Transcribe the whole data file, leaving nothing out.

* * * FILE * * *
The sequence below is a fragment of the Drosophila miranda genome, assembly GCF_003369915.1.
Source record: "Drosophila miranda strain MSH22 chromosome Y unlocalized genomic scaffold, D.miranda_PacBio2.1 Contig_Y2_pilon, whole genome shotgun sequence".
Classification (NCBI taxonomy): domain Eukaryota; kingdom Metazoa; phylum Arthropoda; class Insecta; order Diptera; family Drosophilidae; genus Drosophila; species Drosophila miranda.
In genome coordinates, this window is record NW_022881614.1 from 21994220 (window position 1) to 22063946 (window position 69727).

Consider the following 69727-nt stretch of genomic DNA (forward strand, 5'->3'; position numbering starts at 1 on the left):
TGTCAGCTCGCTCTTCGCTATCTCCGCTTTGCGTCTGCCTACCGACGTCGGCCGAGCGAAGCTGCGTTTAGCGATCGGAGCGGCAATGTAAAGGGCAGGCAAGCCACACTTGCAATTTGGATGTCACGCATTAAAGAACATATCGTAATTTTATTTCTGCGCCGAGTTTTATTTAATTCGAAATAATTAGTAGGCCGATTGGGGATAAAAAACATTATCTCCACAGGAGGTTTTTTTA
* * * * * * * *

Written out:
The sequence below is a fragment of the Drosophila miranda genome, assembly GCF_003369915.1.
Source record: "Drosophila miranda strain MSH22 chromosome Y unlocalized genomic scaffold, D.miranda_PacBio2.1 Contig_Y2_pilon, whole genome shotgun sequence".
Classification (NCBI taxonomy): domain Eukaryota; kingdom Metazoa; phylum Arthropoda; class Insecta; order Diptera; family Drosophilidae; genus Drosophila; species Drosophila miranda.
In genome coordinates, this window is record NW_022881614.1 from 21994220 (window position 1) to 22063946 (window position 69727).

Consider the following 69727-nt stretch of genomic DNA (forward strand, 5'->3'; position numbering starts at 1 on the left):
TGTCAGCTCGCTCTTCGCTATCTCCGCTTTGCGTCTGCCTACCGACGTCGGCCGAGCGAAGCTGCGTTTAGCGATCGGAGCGGCAATGTAAAGGGCAGGCAAGCCACACTTGCAATTTGGATGTCACGCATTAAAGAACATATCGTAATTTTATTTCTGCGCCGAGTTTTATTTAATTCGAAATAATTAGTAGGCCGATTGGGGATAAAAAACATTATCTCCACAGGAGGTTTTTTTA